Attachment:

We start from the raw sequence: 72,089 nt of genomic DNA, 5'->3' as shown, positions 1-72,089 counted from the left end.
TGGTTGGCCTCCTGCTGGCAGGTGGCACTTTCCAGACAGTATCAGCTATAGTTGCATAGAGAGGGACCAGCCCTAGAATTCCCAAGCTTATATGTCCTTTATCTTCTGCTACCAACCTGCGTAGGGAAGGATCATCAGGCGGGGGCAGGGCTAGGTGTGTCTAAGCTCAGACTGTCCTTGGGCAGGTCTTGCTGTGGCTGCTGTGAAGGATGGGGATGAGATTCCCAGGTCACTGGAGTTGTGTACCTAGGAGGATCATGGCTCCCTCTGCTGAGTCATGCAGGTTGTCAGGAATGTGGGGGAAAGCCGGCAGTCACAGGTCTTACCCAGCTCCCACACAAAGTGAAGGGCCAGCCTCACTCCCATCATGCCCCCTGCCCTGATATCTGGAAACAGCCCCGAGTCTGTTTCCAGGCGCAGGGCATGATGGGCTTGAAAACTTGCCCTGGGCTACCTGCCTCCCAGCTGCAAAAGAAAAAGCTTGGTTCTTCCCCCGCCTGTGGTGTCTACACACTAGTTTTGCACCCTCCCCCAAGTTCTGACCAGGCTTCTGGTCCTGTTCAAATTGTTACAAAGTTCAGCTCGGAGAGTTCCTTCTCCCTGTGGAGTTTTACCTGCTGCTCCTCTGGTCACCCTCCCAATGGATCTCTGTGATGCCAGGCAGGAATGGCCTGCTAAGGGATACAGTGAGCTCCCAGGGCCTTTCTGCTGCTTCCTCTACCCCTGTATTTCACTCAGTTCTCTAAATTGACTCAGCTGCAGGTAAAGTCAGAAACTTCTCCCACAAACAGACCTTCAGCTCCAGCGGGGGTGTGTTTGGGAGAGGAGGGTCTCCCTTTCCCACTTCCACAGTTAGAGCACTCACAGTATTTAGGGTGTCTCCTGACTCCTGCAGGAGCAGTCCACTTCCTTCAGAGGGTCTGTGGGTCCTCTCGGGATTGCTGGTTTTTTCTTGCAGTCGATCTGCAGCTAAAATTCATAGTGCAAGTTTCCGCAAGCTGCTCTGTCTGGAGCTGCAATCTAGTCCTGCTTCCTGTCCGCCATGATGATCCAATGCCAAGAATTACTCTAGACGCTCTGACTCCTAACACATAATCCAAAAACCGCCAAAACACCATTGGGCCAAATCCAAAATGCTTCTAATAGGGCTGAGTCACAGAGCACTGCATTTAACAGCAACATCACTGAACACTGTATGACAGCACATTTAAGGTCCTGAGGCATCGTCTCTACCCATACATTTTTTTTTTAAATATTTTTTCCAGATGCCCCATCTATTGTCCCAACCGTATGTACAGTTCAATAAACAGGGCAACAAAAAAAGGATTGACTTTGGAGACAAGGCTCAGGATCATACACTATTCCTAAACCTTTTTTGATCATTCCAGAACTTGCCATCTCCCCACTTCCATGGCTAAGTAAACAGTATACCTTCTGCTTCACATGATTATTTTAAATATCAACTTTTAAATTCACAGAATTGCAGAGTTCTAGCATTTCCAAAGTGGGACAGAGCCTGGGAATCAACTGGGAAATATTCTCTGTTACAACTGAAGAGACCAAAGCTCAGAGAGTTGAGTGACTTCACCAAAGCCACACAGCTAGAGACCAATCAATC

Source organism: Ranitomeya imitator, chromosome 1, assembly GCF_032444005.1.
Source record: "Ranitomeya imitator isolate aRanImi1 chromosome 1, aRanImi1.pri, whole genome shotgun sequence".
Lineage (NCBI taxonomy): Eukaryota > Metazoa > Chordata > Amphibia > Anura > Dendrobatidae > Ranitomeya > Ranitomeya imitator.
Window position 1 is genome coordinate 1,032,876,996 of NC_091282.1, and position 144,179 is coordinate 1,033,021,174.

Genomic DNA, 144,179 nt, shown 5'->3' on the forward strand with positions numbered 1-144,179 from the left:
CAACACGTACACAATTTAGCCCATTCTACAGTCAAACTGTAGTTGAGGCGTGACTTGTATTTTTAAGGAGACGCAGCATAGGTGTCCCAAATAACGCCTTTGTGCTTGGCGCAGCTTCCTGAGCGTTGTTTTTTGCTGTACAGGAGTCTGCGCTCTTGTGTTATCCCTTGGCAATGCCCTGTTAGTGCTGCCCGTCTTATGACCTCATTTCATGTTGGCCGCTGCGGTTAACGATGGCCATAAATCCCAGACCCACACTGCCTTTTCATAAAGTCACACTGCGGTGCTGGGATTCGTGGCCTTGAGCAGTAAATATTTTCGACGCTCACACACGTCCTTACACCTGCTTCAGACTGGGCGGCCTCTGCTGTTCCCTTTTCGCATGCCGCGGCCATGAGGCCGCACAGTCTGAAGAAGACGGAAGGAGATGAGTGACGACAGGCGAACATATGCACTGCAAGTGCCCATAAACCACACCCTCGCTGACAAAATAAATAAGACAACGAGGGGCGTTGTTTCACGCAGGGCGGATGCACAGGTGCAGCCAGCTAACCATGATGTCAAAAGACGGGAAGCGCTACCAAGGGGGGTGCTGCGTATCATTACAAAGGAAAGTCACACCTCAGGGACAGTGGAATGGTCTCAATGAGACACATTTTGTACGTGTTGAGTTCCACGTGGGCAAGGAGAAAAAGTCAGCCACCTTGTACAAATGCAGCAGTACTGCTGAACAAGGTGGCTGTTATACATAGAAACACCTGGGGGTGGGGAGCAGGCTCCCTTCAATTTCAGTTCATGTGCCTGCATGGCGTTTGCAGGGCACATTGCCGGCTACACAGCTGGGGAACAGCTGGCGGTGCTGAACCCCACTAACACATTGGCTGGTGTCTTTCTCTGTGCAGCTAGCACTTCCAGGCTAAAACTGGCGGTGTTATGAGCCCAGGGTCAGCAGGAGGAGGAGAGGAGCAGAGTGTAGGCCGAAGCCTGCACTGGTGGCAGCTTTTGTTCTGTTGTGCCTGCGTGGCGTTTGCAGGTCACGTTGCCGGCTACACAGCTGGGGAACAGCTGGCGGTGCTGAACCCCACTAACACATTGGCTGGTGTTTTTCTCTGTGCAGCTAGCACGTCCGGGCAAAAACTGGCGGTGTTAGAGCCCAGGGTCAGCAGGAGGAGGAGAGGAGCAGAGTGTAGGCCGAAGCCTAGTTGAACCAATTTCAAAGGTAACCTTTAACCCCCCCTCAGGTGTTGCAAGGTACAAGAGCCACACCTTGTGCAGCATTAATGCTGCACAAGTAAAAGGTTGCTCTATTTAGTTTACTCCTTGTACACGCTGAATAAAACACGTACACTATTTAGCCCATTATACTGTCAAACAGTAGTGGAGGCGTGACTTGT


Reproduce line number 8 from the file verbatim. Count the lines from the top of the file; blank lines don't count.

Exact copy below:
CAACACGTACACAATTTAGCCCATTCTACAGTCAAACTGTAGTTGAGGCGTGACTTGTATTTTTAAGGAGACGCAGCATAGGTGTCCCAAATAACGCCTTTGTGCTTGGCGCAGCTTCCTGAGCGTTGTTTTTTGCTGTACAGGAGTCTGCGCTCTTGTGTTATCCCTTGGCAATGCCCTGTTAGTGCTGCCCGTCTTATGACCTCATTTCATGTTGGCCGCTGCGGTTAACGATGGCCATAAATCCCAGACCCACACTGCCTTTTCATAAAGTCACACTGCGGTGCTGGGATTCGTGGCCTTGAGCAGTAAATATTTTCGACGCTCACACACGTCCTTACACCTGCTTCAGACTGGGCGGCCTCTGCTGTTCCCTTTTCGCATGCCGCGGCCATGAGGCCGCACAGTCTGAAGAAGACGGAAGGAGATGAGTGACGACAGGCGAACATATGCACTGCAAGTGCCCATAAACCACACCCTCGCTGACAAAATAAATAAGACAACGAGGGGCGTTGTTTCACGCAGGGCGGATGCACAGGTGCAGCCAGCTAACCATGATGTCAAAAGACGGGAAGCGCTACCAAGGGGGGTGCTGCGTATCATTACAAAGGAAAGTCACACCTCAGGGACAGTGGAATGGTCTCAATGAGACACATTTTGTACGTGTTGAGTTCCACGTGGGCAAGGAGAAAAAGTCAGCCACCTTGTACAAATGCAGCAGTACTGCTGAACAAGGTGGCTGTTATACATAGAAACACCTGGGGGTGGGGAGCAGGCTCCCTTCAATTTCAGTTCATGTGCCTGCATGGCGTTTGCAGGGCACATTGCCGGCTACACAGCTGGGGAACAGCTGGCGGTGCTGAACCCCACTAACACATTGGCTGGTGTCTTTCTCTGTGCAGCTAGCACTTCCAGGCTAAAACTGGCGGTGTTATGAGCCCAGGGTCAGCAGGAGGAGGAGAGGAGCAGAGTGTAGGCCGAAGCCTGCACTGGTGGCAGCTTTTGTTCTGTTGTGCCTGCGTGGCGTTTGCAGGTCACGTTGCCGGCTACACAGCTGGGGAACAGCTGGCGGTGCTGAACCCCACTAACACATTGGCTGGTGTTTTTCTCTGTGCAGCTAGCACGTCCGGGCAAAAACTGGCGGTGTTAGAGCCCAGGGTCAGCAGGAGGAGGAGAGGAGCAGAGTGTAGGCCGAAGCCTAGTTGAACCAATTTCAAAGGTAACCTTTAACCCCCCCTCAGGTGTTGCAAGGTACAAGAGCCACACCTTGTGCAGCATTAATGCTGCACAAGTAAAAGGTTGCTCTATTTAGTTTACTCCTTGTACACGCTGAATAAAACACGTACACTATTTAGCCCATTATACTGTCAAACAGTAGTGGAGGCGTGACTTGT